New Challenger ACR rumors hint at near Viper-level performance
We’ve been daydreaming about a possible track-ready Dodge Challenger since initial rumors of an American Club Racer (ACR) version of the pony car started making the rounds last October. Now, new rumblings about the supposed Challenger ACR from the Mopar site Allpar.com have suggested that the muscle-bound coupe is reaching for a truly high bar.
According to the newest rumors, this ACR would get an adjustable suspension, some lighter-weight composite body panels, and the same wing as the Viper ACR-E along with a modified Viper ACR splitter. The powerplants hinted at include the guttural 392 as well as the 797-horsepower supercharged 6.2-liter Hemi from the Hellcat Redeye. We also wouldn’t be the least bit surprised if the wide fender flares also make an appearance here, as a way to cram as much rubber as possible under all four corners of the car.
Ever since its reintroduction in 2008, Challenger has been the largest pony car on the block. Its added size makes it a pleasure to drive long-distance and it’s easily the most practical among its peers, which may explain why it has sold so well for so long. All of that also makes it more difficult to turn into a corner-carving machine—every bit of tire’s contact patch will be fighting against the car’s inertia.
More grand-touring muscle car than sports car, the Challenger may have its work cut out for itself if its aiming for the top-performing Mustang and Camaro variants when it comes to track duty. On the other hand, it may not have as much of a weight disadvantage as you might think.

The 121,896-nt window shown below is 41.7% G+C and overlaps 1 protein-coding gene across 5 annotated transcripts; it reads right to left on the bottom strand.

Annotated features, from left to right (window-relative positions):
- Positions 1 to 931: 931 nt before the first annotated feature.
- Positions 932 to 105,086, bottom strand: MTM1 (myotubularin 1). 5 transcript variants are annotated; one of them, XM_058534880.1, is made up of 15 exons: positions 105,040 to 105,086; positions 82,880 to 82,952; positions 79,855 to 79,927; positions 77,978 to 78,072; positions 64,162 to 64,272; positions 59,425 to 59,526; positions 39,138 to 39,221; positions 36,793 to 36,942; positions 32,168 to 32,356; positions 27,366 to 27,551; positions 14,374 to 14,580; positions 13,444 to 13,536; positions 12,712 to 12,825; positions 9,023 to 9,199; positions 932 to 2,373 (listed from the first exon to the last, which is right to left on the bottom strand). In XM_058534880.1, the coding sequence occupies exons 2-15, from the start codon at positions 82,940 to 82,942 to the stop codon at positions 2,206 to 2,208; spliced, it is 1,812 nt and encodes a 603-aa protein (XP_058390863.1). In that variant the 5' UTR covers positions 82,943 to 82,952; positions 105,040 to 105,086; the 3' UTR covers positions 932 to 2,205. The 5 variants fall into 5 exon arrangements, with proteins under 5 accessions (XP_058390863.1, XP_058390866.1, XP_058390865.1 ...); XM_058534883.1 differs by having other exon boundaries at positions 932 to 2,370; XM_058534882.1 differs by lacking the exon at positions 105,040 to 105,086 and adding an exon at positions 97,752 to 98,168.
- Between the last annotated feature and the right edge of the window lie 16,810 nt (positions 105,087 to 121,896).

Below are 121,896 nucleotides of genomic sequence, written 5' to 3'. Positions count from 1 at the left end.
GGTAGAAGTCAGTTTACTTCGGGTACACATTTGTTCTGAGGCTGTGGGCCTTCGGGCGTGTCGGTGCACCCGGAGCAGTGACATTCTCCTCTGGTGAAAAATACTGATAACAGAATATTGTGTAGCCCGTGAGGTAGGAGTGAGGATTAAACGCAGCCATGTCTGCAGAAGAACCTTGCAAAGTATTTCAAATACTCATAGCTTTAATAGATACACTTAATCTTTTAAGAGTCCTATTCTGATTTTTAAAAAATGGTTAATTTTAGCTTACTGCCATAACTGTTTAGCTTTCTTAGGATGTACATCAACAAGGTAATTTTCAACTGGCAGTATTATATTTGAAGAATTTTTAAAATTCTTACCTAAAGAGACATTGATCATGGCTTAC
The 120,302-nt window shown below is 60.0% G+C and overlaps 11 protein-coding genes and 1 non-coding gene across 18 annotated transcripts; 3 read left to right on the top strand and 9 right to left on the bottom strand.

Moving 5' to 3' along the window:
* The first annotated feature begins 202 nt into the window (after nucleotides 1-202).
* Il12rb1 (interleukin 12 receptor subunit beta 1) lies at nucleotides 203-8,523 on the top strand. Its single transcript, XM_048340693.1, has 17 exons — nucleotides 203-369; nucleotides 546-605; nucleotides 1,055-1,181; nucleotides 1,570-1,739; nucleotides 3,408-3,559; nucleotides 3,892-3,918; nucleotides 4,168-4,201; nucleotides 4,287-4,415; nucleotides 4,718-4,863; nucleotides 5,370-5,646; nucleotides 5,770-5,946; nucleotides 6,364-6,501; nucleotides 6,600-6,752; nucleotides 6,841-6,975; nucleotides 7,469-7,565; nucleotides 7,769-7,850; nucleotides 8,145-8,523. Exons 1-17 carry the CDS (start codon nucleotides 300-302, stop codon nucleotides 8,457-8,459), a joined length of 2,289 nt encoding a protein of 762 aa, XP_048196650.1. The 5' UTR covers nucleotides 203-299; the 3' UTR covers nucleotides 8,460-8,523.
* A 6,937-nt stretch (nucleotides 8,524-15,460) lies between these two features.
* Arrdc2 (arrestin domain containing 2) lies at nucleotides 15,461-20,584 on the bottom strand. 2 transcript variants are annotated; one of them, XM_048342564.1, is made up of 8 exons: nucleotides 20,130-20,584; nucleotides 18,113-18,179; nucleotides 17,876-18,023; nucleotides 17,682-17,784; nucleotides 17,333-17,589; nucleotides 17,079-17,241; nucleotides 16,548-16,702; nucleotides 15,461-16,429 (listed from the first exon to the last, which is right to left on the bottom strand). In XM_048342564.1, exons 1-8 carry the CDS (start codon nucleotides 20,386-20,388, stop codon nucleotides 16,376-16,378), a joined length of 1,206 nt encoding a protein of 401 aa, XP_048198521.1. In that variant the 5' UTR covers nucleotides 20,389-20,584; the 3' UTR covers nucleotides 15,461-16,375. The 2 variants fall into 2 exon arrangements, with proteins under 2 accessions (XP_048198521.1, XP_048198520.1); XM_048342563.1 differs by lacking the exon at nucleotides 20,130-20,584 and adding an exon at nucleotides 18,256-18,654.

When it got a major interior refresh for 2015, the Challenger also got chassis and safety upgrades that added a bit more weight. Of course the drivetrain components that handle the brutal torque of the supercharged Hemi also add some bulk. Even so, the most powerful Hellcat Challenger, filled with all sorts of luxury amenities, comes in at around 4400 pounds. That is a considerable mass, it can’t really be debated. Yet it’s only about 240 pounds more than the Shelby GT500. Another way to think about it is that if you were to place one average NFL linebacker in the passenger seat of the meanest GT500 that ever rolled off the assembly line, the Mustang’s weight advantage would disappear.
The Allpar rumors suggest that SRT engineers are aiming for a 4000-pound curb weight and have benchmarked the Viper ACR as far as lap times go. While the Challenger won’t aim to be quite as fast around a track as the quickest Viper ever, which isn’t surprising, it could be close. Any time a pony car can nudge into supercar performance territory it’s worth celebrating.
Starting with a 240-pound disadvantage is daunting. Removing weight from a car is more difficult than asking Mike Singletary to climb out of the passenger seat, but it’s not impossible and may not even be necessary to hit the supposed 4000-pound goal. A significant weight difference exists between the GT500 and the Camaro ZL1 1LE and yet reviewers didn’t harp on the Shelby’s bulk. Maybe the Challenger ACR won’t get the same fair shake from critics, but the SRT engineers are a crafty bunch and Mopar has a long history of delivering impressive performance on a budget.